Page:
Since Tuesday, there has been a towering leader in view — Rudolph Giuliani — and, in a lucid and rational Colin Powell, potentially another. The big-three network anchors have upheld pre-Drudge journalistic standards, offering reportage rather than blather and rumor, doing their part to steady a country that still gathers at the tube, not the computer screen, at a time like this. In all this we've been blessed, for there were 48 hours during which the president was scarcely visible or articulate.

The country is rooting for Mr. Bush, as it must. We need him to become the president of the America we have now. This means in part a U- turn in style — more face time with his fellow citizens, less scripted rhetoric from the alliterative phrasemakers who stick pretty words in his mouth (as they did Tuesday night) that sound as if they were written by the same glib stylists who gave him "home to the heartland" and "communities of character."

But style is the easy part. What's more pressing are changes in content. Many of his administration's previous policies are either irrelevant or contrary to a war-bound nation's interests. Education and tax cuts are no longer our top priority. The unilateralism the administration has practiced in walking away from the Kyoto accord on global warming and the ABM treaty is anathema to the building of an international coalition to fight a war. Decisions that are "the most profound of our time" (as his handlers described his stem-cell verdict) can no longer be dragged out with weeks of self-aggrandizing spin.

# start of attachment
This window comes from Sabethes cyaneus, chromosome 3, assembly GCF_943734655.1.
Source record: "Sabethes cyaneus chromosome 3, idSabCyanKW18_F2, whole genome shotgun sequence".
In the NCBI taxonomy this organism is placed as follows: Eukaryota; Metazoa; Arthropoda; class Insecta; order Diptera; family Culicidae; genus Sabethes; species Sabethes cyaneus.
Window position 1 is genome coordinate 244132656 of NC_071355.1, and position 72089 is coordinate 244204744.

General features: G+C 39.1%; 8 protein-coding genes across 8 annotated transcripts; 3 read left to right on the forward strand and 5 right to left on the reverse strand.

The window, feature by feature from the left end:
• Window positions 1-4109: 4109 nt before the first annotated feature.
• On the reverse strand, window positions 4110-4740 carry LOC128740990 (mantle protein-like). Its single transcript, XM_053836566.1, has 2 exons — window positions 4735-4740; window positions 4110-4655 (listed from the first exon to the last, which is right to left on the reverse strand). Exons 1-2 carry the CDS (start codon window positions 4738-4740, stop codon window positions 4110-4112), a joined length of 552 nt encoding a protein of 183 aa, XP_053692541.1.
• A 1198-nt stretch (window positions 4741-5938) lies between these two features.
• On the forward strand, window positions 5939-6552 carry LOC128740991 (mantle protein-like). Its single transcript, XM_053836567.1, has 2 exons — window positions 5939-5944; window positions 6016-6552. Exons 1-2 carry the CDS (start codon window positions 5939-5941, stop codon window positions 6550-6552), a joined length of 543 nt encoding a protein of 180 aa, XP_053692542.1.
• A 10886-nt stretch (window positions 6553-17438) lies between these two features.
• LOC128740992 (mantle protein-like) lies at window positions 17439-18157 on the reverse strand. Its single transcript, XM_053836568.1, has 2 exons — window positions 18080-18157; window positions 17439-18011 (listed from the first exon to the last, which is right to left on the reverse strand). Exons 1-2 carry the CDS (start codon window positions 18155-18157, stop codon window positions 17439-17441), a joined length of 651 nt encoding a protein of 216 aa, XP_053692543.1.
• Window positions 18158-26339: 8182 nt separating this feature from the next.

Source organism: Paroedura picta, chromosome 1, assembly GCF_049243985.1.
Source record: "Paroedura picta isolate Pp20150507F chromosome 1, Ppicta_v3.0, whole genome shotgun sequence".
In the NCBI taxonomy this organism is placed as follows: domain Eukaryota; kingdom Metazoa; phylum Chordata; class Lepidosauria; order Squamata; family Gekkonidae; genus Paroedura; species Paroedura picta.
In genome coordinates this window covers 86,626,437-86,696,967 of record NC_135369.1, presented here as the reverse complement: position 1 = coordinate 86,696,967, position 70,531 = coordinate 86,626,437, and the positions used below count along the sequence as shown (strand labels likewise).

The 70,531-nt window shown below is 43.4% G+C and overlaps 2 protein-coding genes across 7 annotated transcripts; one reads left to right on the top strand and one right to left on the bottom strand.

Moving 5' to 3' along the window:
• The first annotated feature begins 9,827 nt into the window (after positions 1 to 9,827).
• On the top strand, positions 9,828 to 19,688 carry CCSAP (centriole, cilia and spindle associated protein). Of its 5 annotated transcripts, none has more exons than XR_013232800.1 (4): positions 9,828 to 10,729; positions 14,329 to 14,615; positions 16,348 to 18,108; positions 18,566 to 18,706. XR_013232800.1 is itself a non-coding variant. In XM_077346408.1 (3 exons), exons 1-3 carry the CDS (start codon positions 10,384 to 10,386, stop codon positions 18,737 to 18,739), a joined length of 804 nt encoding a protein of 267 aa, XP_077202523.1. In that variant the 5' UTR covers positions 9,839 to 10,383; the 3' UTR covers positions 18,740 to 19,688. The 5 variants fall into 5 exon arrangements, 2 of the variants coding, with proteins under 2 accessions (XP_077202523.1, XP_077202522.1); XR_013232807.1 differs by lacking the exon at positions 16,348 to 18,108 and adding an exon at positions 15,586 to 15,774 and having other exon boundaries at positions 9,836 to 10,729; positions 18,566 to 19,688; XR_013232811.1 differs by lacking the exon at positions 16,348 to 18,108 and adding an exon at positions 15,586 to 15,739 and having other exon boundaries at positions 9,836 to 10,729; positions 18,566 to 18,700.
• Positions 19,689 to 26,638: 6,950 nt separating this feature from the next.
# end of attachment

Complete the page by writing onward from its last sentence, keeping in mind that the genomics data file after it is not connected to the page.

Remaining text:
But most of all, Mr. Bush will have to prepare the nation for something many living Americans, him included, have never had to muster — sacrifice. In his pronouncements thus far, the president has expressed sorrow and vowed to "whip" evil, but surely he will soon have to prepare Americans to give up far more in wartime than curbside check-in at the airport. Anyone who lives in New York has seen this week how many Americans are prepared to do this. That's the example our mayor and governor set, and it's the example thousands of New Yorkers have followed with open hearts.

Though polls show that we overwhelmingly support the idea of going to war, they don't indicate whether we understand that idea. The killers who attacked us on Tuesday had an all too ruthless eye for appraising how little we knew on Monday. We have no choice now but, as a horror- struck Hamlet said after being visited by the ghost, to "wipe away all trivial fond records" from the table of memory, and hope that our learning curve will be steep.

Copyright 2001 The New York Times Company